- Estuary--Water passage where the tide meets the river current (or where freshwater meets saltwater)
- Marsh: Freshwater--Same as saltwater marsh, sans salt.
- Marsh: Salt--Flat land subject to overflow by salt water. (Kimberli's definition: Picturesque "islands" in shallow water near the water's edge. characterized by tall grasses growing in a thick muck often referred to as Pluff Mud. Oyster beds are often seen in the pluff at low tide.
- Maritime--Of, related to, or bordering on the sea.
- Pocosin Lake--Upland swamp of the coastal plain of the SW USA, or "freshwater wetlands dominated by evergreen shrubs, scattered pond pines, and bay trees".
- Pond Pines--Haven't a clue. I think it's a tree.
- Unimproved--Not tilled, built on, or otherwise improved for use.
- Unmarked--Devoid of signage that might give a person a clue as to where they are, or what direction they should go.
Though we've traveled to the aoutheast portion of ENC twice since our arrival, we've yet to adequately explore much of what this region has to offer. Since the roads and restaurants are fast becoming familiar to us, we decided to get a cursory glance of additional interests before moving northward, so we traveled to Croatan National Forest, situated on 150,000 acres between the Neuse, Trent, and White Oak Rivers.
Most of my information about Croatan comes from my exploring north carolina's natural areas, book. Descriptions of wetlands, swamps, natural ponds and lakes, estuaries, a maritime forest, carnivorous plants, and boardwalks over salt marshes captivated me. I wanted to see it all, but with our short Saturday schedule and a three-hour (round-trip) drive, I had to settle for just two destinations. Our first stop: Great Lake.
IMPORTANT NOTE: taking a small car with low clearance and no four-wheel drive to Great Lake is a big mistake. But I'll get to that in a minute.
Finding Croatan is easy. It's located just south of New Bern on Hwy 70. Finding a way into Croatan is a bit more difficult. Finding Great Lake when one isn't sure how to get into Croatan is almost impossible.
I am The Navigator, and with a good map in hand, I usually do a pretty good job of it. I know even-numbered Interstates and highways indicate the road travels east to west, and odd number goes north to south. I know Interstate exit signs usually correlate to exit numbers (not in all states, but most) and I know it's a good idea to familiarize oneself with the legend on a map to differentiate between two-lane roads and state highways. When I had consulted my worn atlas and didn't find any roads through the forest, I went online. What I missed when I printed the map I found on the NCNatural website was the fact that the "roads" on the map were a faint gray. The legend didn't mention it, so I didn't think about it. Mistake.
There's a reason why the road is faint gray. The road IS gray. Highway or NC or whatever 1100, which cuts through Croatan Forest is unimproved, but it was paradise compared to the rutted sand dune we had to travel over to Great Lake. Watch Video If I ever get the dings from the gravel out of my car, I'll have to change the struts.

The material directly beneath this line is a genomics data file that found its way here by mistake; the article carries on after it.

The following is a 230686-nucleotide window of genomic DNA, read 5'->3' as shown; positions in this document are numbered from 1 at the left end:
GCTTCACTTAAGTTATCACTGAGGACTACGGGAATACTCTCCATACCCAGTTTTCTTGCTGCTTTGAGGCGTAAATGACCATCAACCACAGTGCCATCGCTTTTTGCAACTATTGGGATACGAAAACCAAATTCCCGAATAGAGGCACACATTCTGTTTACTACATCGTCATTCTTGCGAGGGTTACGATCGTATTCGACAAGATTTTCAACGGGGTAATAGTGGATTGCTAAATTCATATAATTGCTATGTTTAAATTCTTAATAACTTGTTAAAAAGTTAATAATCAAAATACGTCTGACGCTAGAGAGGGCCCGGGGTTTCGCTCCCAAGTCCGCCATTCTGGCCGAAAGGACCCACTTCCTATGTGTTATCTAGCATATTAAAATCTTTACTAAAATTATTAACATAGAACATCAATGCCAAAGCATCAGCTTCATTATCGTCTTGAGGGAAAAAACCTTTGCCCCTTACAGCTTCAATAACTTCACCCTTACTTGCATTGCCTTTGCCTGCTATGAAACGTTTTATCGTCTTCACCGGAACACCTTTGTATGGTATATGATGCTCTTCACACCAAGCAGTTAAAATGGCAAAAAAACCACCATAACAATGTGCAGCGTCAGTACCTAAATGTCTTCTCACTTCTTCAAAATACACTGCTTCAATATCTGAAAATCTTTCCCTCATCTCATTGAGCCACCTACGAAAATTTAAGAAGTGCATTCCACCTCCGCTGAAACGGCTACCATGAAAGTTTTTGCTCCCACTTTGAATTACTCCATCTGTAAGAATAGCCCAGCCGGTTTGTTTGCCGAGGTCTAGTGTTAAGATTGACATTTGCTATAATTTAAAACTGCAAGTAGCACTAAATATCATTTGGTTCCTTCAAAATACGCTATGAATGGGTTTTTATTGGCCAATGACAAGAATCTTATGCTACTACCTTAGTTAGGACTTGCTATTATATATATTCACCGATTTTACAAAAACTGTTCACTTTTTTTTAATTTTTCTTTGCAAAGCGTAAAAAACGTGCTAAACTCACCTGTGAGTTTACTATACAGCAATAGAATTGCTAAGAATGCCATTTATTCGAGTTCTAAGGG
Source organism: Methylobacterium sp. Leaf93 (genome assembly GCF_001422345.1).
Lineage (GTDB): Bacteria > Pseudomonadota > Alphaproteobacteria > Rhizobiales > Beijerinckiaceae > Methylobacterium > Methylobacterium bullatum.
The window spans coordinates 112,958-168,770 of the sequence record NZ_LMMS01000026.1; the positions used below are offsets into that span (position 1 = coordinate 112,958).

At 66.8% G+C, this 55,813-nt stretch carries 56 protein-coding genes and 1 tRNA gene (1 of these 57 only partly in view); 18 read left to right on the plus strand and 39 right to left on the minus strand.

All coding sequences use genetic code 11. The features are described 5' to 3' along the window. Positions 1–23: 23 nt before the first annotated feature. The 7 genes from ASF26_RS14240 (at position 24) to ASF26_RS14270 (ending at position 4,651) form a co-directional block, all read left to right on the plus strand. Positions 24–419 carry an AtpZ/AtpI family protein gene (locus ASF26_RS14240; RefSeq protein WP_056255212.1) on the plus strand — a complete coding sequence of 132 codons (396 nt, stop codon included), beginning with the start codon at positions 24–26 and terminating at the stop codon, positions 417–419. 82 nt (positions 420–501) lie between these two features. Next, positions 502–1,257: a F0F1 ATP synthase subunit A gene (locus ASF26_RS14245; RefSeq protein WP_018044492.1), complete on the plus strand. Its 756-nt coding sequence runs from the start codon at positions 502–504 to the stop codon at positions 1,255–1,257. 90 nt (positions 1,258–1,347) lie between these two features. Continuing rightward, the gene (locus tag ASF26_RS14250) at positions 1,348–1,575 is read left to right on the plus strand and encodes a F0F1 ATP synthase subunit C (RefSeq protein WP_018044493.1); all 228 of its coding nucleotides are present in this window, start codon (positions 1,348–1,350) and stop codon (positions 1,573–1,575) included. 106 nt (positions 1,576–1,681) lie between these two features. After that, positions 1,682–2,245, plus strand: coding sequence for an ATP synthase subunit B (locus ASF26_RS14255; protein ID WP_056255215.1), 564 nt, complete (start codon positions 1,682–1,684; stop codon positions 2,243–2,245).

Great Lake is located in the middle of the forest and is a shocking surprise. I'm still trying to get a handle on whether it's a Pocosin lake or if water from pocosins drain into Great Lake. Either way, it was breathtaking. The view from the very secluded parking lot showed waves blowing across a beautiful deep, dark blue lake, like the deep waters of the sea. It was the sapphire in a rock, the diamond in coal, and totally inaccessible without a boat.
We considered walking around the lake in search of a clearing, but Croatan Forest is open to hunters, and this time of year, we passed plenty on the way in. I wore colors that would distinguish me from a deer or a bear in the woods, but why take the chance? So we enjoyed what we could see of the lake, and went to our next destination, Cedar Point Tideland Trail.
The 1.5-mile Cedar Point trail snakes around the White Oak River estuary. I'd read about this area while doing research on salt marshes and was pleased to see it in person. I'm still not sure if both salt- and freshwater marshes are present; I'm still trying to figure out how to tell the difference between the two (other than location. Surely the grass isn't the same in both.)
Unfortunately, Cedar Point was also difficult to find. Since my exploring north carolina book takes explorers on different tours, directions begin from the previous stop, which is Whitehouse Forks Road. And of course, that road isn't well marked. The directions provided on the website where I found the map say, "It can be found by following the (boat ramp) signs on NC Hwy 58, north of it's junction with NC Hwy 24." That would work if NC posted signs for the boat ramp.
So…Kimberli's directions to Cedar Point Tideland Trail: From Hwy 24, travel approximately one mile north on Hwy 58. Turn left on VFW Road. Go straight until you see the parking lot.
Cedar Point trail is a delightful, easy walk and very picturesque. We walked on a dirt trail through a pine-hardwood forest (so says my book) and on boardwalks over the marshes. We saw a white crane and a Blue Heron. The sun shone on the waters of the White Oak River and it was one of those great coastal moments that make the hassle of getting there worth it. I wish we could have stayed longer.
We still have several destinations to visit in Croatan such as Patsy Pond Natural Area and Nature Trail, Haywood Landing at White Oak River, the Island Creek Forest Walk, and more.
Croatan National Forest: http://ncnatural.com/NCUSFS/Croatan/ and http://www.cs.unca.edu/nfsnc/recreation/croatan.pdf
White Oak Estuary: http://www.learnnc.org/lp/editions/cede_blackwaterriver/8
Definitions are from Merriam Webster Dictionary and the American Heritage Dictionary